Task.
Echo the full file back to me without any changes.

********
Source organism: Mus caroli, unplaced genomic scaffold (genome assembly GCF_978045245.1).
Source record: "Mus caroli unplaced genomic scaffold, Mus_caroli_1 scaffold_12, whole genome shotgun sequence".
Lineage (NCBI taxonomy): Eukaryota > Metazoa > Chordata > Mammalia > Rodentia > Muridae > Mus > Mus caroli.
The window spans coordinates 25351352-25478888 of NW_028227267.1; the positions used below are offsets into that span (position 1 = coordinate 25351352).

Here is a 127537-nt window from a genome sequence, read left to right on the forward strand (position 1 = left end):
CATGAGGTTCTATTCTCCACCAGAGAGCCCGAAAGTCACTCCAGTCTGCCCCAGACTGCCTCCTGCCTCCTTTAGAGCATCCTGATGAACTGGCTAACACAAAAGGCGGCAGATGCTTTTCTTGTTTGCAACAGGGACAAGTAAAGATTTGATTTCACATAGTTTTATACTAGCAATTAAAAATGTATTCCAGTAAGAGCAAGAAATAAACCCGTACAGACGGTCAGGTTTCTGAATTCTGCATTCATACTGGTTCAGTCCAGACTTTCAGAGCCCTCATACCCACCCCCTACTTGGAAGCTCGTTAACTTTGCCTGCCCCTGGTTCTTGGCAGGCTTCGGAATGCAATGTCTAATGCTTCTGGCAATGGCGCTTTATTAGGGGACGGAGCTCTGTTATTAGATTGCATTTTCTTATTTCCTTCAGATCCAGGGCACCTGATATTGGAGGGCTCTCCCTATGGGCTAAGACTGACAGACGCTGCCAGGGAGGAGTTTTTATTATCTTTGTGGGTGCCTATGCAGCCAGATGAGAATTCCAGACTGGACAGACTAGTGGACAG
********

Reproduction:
Source organism: Mus caroli, unplaced genomic scaffold (genome assembly GCF_978045245.1).
Source record: "Mus caroli unplaced genomic scaffold, Mus_caroli_1 scaffold_12, whole genome shotgun sequence".
Lineage (NCBI taxonomy): Eukaryota > Metazoa > Chordata > Mammalia > Rodentia > Muridae > Mus > Mus caroli.
The window spans coordinates 25351352-25478888 of NW_028227267.1; the positions used below are offsets into that span (position 1 = coordinate 25351352).

Here is a 127537-nt window from a genome sequence, read left to right on the forward strand (position 1 = left end):
CATGAGGTTCTATTCTCCACCAGAGAGCCCGAAAGTCACTCCAGTCTGCCCCAGACTGCCTCCTGCCTCCTTTAGAGCATCCTGATGAACTGGCTAACACAAAAGGCGGCAGATGCTTTTCTTGTTTGCAACAGGGACAAGTAAAGATTTGATTTCACATAGTTTTATACTAGCAATTAAAAATGTATTCCAGTAAGAGCAAGAAATAAACCCGTACAGACGGTCAGGTTTCTGAATTCTGCATTCATACTGGTTCAGTCCAGACTTTCAGAGCCCTCATACCCACCCCCTACTTGGAAGCTCGTTAACTTTGCCTGCCCCTGGTTCTTGGCAGGCTTCGGAATGCAATGTCTAATGCTTCTGGCAATGGCGCTTTATTAGGGGACGGAGCTCTGTTATTAGATTGCATTTTCTTATTTCCTTCAGATCCAGGGCACCTGATATTGGAGGGCTCTCCCTATGGGCTAAGACTGACAGACGCTGCCAGGGAGGAGTTTTTATTATCTTTGTGGGTGCCTATGCAGCCAGATGAGAATTCCAGACTGGACAGACTAGTGGACAG